[plt-dev] Continuous Integration Server

From: Jay McCarthy (jay.mccarthy at gmail.com)
Date: Thu May 28 06:46:27 EDT 2009

Thanks for the comments, Eli. I will act on most of them, I have a few
questions below though.

On Wed, May 27, 2009 at 11:27 PM, Eli Barzilay <eli at barzilay.org> wrote:
> On May 27, Jay McCarthy wrote:
>> I'd like to get some comments on what I have so far and stuff I plan
>> on doing.
> In complete as-I-see-it random order:
> * Nice interface, but the links are kind of easy to miss (since some
>  are the usual blue, and some are black).
> * I like the "alert only on change" policy -- that solves a bunch of
>  issues.  But it might be problematic if there are files that produce
>  random output -- so plan on having the meta-data should hold
>  information like directions to ignore the file, the output, stderr
>  output, exit code, etc.
> * If you're already computing the durations, then this would be
>  another good point: if the time is very different than the previous
>  measurement, then it's worth an alert.  Also, it might be good to
>  keep some historical data (perhaps on some selected files) to see
>  how mzscheme is doing in general.  (The plan is that I'll eventually
>  add that to the nightly build too.)
> * Also, allowing to sort the result list on the time could be a useful
>  indicator that something is wrong.
> * You can probably tackle timeouts in a similar way.  Another thing to
>  do with things like drscheme and plt-games is have the meta-data
>  specify that a new window is expected to pop up with some specific
>  title, and just declare success when you see it (see
>  "iplt/build/test-drscheme.ss" -- it does that for drscheme).
> * It might be better to read a file and run it only if it's a module
>  by the expected name, to avoid running bogus files.  (Looks like
>  this is the bulk of the loading errors.)  Since this depends only on
>  the contents of the file, you could just cache it.  (Perhaps by just
>  catching the right load error and ignoring it.)
> * Links from a file's page to the svn location would be nice.  Maybe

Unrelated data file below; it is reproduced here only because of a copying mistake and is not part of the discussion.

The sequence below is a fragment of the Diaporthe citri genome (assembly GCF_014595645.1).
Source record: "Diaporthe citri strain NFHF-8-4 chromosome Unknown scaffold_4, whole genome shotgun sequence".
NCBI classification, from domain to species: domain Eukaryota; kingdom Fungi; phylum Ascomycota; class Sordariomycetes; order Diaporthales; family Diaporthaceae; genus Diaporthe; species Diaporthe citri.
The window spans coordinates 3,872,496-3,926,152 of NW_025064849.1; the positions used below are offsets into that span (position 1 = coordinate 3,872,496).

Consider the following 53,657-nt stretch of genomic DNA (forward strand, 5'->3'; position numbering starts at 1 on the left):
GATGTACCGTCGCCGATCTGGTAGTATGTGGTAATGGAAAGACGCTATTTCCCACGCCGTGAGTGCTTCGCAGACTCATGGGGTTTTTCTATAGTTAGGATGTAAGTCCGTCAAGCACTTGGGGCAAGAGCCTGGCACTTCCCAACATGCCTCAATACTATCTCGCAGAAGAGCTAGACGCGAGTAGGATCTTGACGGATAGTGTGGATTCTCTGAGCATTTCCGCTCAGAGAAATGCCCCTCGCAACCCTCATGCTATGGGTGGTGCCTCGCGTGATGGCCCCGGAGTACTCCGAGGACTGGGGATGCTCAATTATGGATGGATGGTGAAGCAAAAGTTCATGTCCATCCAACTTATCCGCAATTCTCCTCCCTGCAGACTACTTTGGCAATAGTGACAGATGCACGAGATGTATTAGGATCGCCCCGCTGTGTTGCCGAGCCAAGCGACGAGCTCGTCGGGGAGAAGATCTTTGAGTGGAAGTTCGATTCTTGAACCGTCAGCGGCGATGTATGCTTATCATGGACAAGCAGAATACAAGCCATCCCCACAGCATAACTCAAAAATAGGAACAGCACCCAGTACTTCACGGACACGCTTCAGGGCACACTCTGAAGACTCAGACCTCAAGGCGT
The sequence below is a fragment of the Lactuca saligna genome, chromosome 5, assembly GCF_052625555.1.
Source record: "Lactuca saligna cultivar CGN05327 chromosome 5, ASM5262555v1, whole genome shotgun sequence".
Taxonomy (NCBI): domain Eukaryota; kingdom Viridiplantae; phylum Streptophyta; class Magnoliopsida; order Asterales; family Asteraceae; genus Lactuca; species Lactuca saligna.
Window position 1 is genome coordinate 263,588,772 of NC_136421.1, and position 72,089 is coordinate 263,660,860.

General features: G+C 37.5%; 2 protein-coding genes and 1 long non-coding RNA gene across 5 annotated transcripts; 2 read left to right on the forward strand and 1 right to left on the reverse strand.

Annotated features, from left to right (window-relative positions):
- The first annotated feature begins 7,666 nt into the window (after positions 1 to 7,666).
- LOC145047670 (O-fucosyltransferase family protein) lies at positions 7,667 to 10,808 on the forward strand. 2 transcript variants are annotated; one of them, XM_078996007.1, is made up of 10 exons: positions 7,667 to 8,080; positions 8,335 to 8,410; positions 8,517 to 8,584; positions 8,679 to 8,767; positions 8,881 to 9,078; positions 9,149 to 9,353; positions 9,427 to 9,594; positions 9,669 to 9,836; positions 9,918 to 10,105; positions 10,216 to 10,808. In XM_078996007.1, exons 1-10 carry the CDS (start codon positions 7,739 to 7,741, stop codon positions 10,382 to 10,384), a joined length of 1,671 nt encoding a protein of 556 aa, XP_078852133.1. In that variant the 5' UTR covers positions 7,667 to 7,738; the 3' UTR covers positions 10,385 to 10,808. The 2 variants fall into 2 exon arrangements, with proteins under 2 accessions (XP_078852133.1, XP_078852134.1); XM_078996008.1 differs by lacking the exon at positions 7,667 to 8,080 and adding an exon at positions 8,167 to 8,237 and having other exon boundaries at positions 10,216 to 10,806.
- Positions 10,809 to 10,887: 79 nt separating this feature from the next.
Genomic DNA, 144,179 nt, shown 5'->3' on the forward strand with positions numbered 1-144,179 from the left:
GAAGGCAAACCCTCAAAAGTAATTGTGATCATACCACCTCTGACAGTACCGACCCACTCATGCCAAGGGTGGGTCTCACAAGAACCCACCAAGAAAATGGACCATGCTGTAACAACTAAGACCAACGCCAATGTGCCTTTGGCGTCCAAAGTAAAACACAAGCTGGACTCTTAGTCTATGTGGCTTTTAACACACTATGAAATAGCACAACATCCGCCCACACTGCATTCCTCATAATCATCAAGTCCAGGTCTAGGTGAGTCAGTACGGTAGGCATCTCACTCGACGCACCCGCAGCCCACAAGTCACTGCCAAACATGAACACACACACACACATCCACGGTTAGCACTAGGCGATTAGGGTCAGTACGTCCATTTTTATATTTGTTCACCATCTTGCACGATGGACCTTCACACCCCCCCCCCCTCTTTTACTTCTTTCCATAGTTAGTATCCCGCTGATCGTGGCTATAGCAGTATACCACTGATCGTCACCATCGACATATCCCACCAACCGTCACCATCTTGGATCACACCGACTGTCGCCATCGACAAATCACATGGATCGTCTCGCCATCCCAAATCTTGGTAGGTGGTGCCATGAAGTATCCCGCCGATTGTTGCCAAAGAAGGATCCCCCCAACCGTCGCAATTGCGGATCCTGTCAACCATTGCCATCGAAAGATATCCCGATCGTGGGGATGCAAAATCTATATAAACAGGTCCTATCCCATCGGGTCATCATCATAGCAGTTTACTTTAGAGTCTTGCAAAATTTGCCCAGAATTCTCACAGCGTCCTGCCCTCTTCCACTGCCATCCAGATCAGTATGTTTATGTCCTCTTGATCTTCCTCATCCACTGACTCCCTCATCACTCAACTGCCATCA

>  even dump the file's contents on the same page.  (Makes it much
>  easier to see that some problem is expected.)
> * The font used for the file rows is different from the Total row.
>  (Makes it weird when there are two 1s that look different...)
> * Also, the meta-data should contain instructions that apply to a
>  whole collection -- this will be usful in the case of
>  tests/mzscheme, where it doesn't make sense to load each file, since
>  there's a central file that loads them all anyway.  (So it should
>  probably look like some inclusion exclusion thing, where I can say
>  "run only all.ss like that, and ignore all other files".)
> * If you're running a separate process for each file, you can just as
>  well clean the directory and avoid those problems.

Which directory do you mean here?

> * I'll repeat a point I made earlier -- putting the meta data on svn
>  properties means that some people will never use that.  I'd prefer
>  some file (maybe in iplt/build, maybe even using the same language
>  that is used for the specs).

I don't understand this point. If it is some file in iplt then there's
an even bigger disincentive for people to update it themselves. If it
is a property it is not terribly hard to do a:

svn pset plt:tester:command-line "mzscheme -qu ~a" the-file.ss


svn pset plt:tester:timeout "60" the-file.ss

Maybe you are saying that in your experience people won't ever do
anything, so I might as well make it easier for me.

>> Combining this with the saving of terminal output is, IMHO, a fairly
>> robust way to locate errors and be testing suite agnostic. Basically,
>> there will be another column that says "Changed?" and whether the
>> output has changed. This is will be the basis of the "nag" emails with